• Relationship between sources of support and mother-infant bonding.

      Schwing, Stephanie (2012-04-16)
      Adult women who had become new mothers within the last year completed a brief demographic questionnaire the Multidimensional Scale of Perceived Social Support,and the Post Partum Bonding Questionnaire.Mother's perceived levels of (a)significant others,(b)family,and(c)friend support were examined in relation to their perceptions of (d)general impaired bonding,(e)rejection and anger, and (f)anxiety about care of their infants.The hypothesis that all three sources of perceived social support would negatively relate to problems in the bonding relationship was supported.However,the hypothesis that significant other support would be the most significant predictor for the bonding relationship was not supported.Only familial support uniquely related to the bonding relationship.
    • School Climate, Teacher Satisfaction, and Receptivity to Change

      Daar, Sherri Eaton-Bin (2010-09-22)
      The purpose of this study was to explore what school climate factors influence teacher job satisfaction and receptivity to change. A survey based upon current literature was developed to assess teacher perceptions of the factors which may influence job satisfaction and receptivity to change. A regression analysis was conducted to determine impact of the nine school climate factors on teacher job satisfaction. A second regression was conducted using the nine school climate domains and satisfaction to evaluate which factors had an impact on teacher receptivity to change. Study findings indicated that (a) study participants report there to be two factors which influence job satisfaction in an educational environment: administration and instructional management, (b) participants’ also reported there to be three factors which influence receptivity to change: administration, student academic orientation and student activities.
    • Self-efficacy and health value among undergraduates following a lifetime fitness course.

      Brown, Heather M (2012-04-20)
      The question of whether perceived self-efficacy for exercise and health value,respectively,varied as a function of gender and exercise stage of change was the focus of this study.An archival data set was used.Participants were 190 college students who completed a demographic questionnaire,the Exercise Stage of Change Questionnaire,the Rokeach Values Survey,and the Self-Efficacy for Exercise questionnaire before and after completing a lifetime fitness course.Two 2-factor analyses of covariance were conducted for each dependent varible,self-efficacy and health-value.Gender and exercise stage of change were the independent variables.Exercise stage of change was divided into four subcategories:contemplation,preparation,action nand maintenance.A pretest on each dependent variable served as the covariate.Results of the analysis indicated that health valuse scores were significantly different as a function of exercise stage of change.A significant main effect was found between health value and exercise stage of change.A sigificant main effect was found between health value and exercise stage of change.A Bryant Paulson procedure was performed to determine which of the four stages of change for exercise differed on health value scores.The analysis revealed that participants in the contemplation and preparation exercise stages of change ranked health value significantly lower than participants in the action and maintenance exercise stages of change.Implications for theory and pratice and recommendations for future research are discussed.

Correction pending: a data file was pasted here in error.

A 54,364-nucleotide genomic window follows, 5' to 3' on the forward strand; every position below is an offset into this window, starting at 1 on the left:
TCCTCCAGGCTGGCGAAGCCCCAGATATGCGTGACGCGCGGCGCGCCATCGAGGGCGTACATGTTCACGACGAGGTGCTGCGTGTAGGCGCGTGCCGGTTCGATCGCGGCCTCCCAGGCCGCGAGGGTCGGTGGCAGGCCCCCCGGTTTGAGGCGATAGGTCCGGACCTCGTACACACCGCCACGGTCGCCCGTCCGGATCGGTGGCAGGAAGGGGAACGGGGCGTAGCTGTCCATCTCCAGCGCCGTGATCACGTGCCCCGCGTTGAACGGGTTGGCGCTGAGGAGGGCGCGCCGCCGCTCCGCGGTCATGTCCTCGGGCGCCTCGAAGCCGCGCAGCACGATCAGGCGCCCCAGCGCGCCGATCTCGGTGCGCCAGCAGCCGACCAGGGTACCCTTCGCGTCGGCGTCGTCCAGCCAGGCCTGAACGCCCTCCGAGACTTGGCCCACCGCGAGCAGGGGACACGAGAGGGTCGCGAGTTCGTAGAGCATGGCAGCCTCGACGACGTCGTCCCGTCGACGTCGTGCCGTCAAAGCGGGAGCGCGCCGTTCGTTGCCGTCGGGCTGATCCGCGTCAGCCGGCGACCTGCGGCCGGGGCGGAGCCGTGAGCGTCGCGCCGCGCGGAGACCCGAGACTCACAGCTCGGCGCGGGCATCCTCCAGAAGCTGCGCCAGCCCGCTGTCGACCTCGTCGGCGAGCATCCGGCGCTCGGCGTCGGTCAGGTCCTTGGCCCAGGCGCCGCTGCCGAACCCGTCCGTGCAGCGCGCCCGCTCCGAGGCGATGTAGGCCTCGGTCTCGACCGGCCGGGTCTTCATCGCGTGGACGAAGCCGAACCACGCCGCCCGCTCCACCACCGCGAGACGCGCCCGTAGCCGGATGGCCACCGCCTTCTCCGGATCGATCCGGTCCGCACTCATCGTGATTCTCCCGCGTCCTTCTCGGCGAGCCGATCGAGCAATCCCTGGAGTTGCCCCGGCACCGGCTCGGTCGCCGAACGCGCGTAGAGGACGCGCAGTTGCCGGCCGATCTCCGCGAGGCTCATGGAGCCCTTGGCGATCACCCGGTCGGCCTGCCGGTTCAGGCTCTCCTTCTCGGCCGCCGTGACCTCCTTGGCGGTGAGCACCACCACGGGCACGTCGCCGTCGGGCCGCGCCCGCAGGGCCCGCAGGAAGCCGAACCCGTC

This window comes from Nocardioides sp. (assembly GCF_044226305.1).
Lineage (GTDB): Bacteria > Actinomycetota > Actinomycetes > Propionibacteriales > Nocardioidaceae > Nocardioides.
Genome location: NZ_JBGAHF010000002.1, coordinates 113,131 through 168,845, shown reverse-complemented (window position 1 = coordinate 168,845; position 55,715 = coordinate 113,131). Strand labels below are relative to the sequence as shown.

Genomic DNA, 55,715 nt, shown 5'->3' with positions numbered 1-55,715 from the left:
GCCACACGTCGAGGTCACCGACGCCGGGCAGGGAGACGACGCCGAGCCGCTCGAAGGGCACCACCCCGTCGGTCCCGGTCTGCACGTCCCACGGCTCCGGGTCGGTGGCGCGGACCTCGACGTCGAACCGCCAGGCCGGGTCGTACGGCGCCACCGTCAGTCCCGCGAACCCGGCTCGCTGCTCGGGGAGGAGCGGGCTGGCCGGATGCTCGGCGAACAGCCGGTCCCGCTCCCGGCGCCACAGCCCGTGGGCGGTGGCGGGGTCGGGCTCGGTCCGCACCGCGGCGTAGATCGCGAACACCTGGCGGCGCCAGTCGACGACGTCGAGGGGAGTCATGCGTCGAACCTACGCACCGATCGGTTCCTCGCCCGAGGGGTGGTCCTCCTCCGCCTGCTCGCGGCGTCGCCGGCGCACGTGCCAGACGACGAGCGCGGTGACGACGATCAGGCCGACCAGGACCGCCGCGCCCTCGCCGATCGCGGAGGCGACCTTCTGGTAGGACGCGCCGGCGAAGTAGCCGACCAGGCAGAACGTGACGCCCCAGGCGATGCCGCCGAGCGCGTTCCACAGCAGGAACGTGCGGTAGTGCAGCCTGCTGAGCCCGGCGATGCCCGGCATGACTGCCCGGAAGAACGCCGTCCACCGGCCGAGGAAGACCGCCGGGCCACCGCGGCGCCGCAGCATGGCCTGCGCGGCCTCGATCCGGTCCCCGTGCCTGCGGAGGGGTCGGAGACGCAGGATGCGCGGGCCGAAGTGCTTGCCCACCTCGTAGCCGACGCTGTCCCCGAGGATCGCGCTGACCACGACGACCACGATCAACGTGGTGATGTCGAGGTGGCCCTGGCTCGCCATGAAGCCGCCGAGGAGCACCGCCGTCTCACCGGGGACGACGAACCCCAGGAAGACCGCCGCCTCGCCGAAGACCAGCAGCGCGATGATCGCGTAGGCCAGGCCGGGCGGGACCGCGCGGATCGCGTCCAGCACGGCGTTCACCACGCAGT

• Stressors among first-generation college students:A retrospective inquiry

      Latus, Maryann Therese (2012-05-16)
      A multiple case study qualitative approach was used to examine the stressors among first-generation college students.The students were in their senior year at a medium-sized Midwestern public university.The researcher conducted two focus groups and a total of 10 in-depth interviews with first-generation college students.Several themes emerged from the data that was collected.The overarching themes that served as the primary framework for this study were stressors related to family,friends and the university.One of the major themes,how the participants coped with their particular stressors,is discussed in detail.The differences that were found between this group of first-generation college students and those researched in psst studies are noted.
    • Teacher Bullies: A Factorial Analysis of Perceptions of Teachers’ Bullying Behaviors

      Davies, Sally Walter (2011-09-22)
      Bullying in schools is a global phenomenon that can infringe upon the rights of students to learn and grow in a secure and fostering environment. Most of the past and current research on school bullying focuses on peer bullying, but there is a gap in the understanding of types and characteristics of bullying behaviors. This study centered on a type of abusive behavior that has received very limited attention: teachers bullying students. For the purpose of this study, the definition of teacher bullying behavior is a repeated pattern of conduct used to punish, manipulate, or disparage a student, rooted in a power differential. Such behaviors may threaten, harm, humiliate, induce fear, or cause substantial emotional distress and go beyond a reasonable disciplinary procedure. The goal of this research was to uncover categories of teacher bullying behaviors. A factor analysis was conducted on data gathered through a questionnaire created for this study. The questionnaire contains descriptions of teacher behaviors, which participants described as bullying or not bullying, as well as measures of the severity of the behavior. The sample included graduates of public or non-public high schools who are 18 years or older. Over half of the sample (64%, N = 332) reported that a teacher had bullied them at least once. The final factor analysis consisted of a two-factor solution. The two factors that emerged were based on severity of behaviors. The first factor represented particularly severe bullying behaviors, while the second factor signified behaviors considered to be mild to moderate bullying by teachers. Interestingly, bystanding behaviors by teachers loaded on the first factor, which indicate these types of behaviors were considered to be severe bullying.